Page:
There are several good reasons to set up HTTPS and SSL on your website. It gives your site a small SEO boost. You may need it for GDPR compliance, because the GDPR introduces a requirement to handle personal data securely. If you have an email sign-up form, this should use HTTPS, as GDPR considers emails to be personal data, and HTTP is not secure.
From July this year, the Chrome web browser will start labelling all web pages that do not have HTTPS as “Not secure“. This could cause some confusion, potentially giving your users the impression that your website has been hacked, or that it has some other security issue. Whatever else it does, it certainly won’t give a good impression.
HTTPS requires an SSL certificate, which will need to be installed on your web server by your hosting company, and they may have already done so. Website Planet have a simple form that you can use to check if you have a certificate (https://www.websiteplanet.com/webtools/ssl-checker/).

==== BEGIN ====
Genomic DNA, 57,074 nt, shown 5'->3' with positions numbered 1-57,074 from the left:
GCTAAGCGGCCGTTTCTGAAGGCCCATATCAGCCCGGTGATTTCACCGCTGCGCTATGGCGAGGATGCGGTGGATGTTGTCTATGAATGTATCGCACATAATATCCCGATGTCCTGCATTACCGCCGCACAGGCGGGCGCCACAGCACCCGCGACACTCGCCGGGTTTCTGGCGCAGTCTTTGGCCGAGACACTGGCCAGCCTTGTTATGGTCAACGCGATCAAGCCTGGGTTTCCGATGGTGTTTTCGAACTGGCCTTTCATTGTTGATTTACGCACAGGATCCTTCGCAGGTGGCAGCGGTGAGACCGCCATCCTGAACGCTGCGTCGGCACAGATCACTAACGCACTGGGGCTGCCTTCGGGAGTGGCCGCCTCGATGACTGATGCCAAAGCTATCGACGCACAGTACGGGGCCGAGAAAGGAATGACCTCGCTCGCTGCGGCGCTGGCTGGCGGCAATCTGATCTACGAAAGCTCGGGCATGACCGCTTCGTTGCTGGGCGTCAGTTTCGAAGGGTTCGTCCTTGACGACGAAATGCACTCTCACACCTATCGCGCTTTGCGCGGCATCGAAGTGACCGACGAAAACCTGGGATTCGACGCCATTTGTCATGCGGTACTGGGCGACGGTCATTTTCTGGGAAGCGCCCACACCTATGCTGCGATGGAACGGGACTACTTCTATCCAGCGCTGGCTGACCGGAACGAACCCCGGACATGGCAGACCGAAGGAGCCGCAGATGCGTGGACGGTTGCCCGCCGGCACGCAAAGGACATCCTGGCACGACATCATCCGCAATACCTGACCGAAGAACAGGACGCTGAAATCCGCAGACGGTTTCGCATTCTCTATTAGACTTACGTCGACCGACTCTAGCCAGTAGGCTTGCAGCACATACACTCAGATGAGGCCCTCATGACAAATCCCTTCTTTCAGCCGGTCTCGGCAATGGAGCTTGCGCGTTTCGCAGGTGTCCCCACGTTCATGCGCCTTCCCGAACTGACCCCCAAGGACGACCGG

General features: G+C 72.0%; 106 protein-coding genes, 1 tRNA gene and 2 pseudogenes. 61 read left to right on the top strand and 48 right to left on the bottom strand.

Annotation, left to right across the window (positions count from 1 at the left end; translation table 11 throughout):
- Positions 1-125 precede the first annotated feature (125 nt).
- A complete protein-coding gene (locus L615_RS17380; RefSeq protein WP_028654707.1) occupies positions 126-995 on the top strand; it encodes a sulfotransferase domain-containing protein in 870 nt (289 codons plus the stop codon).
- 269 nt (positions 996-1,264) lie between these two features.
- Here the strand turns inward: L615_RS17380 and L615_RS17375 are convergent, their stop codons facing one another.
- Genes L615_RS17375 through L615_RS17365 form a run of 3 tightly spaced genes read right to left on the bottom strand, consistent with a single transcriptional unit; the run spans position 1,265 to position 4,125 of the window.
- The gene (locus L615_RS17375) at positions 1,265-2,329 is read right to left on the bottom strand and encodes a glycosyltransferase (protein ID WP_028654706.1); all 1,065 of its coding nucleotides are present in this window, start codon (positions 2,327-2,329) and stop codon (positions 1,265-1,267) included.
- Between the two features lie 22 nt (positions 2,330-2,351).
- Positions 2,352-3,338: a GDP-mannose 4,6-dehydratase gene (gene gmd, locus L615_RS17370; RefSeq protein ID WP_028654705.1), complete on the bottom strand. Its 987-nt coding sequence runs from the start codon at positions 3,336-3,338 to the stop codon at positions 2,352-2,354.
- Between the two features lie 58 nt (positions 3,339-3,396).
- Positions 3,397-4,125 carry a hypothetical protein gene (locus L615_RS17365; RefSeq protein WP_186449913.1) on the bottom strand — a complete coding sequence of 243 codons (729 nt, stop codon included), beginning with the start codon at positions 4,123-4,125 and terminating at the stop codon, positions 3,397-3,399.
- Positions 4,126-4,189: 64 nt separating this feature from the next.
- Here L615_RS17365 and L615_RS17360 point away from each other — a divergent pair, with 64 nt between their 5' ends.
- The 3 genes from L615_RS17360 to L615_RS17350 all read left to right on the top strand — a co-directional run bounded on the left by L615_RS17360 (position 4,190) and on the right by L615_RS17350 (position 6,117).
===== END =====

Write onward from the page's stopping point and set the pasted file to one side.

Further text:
Simply enter your website address and click the button. The results include a lot of detail, but if the shield is green with a tick, then you have a certificate correctly installed. If you don’t have an SSL certificate, check your web hosting company’s documentation to find out how to add one. Some offer them for free, others charge extra. You can then use the SSL checker again to check that it is installed and set up.
Now that you have the certificate, you need to make sure that browsers actually view your pages over HTTPS instead of HTTP. If you’re using WordPress, I recommend the One Click SSL plugin.
Once it is installed and activated, go to the settings. It has a button to check that SSL is enabled. Assuming that check passes, you can then enable SSL. Make sure that SSL is enabled and that SSL Areas is set to “Everywhere” (see the screenshot above). Once that is done, every visitor to your website will use HTTPS instead of HTTP.
My WordPress hosting includes an SSL certificate and will serve all pages over HTTPS by default.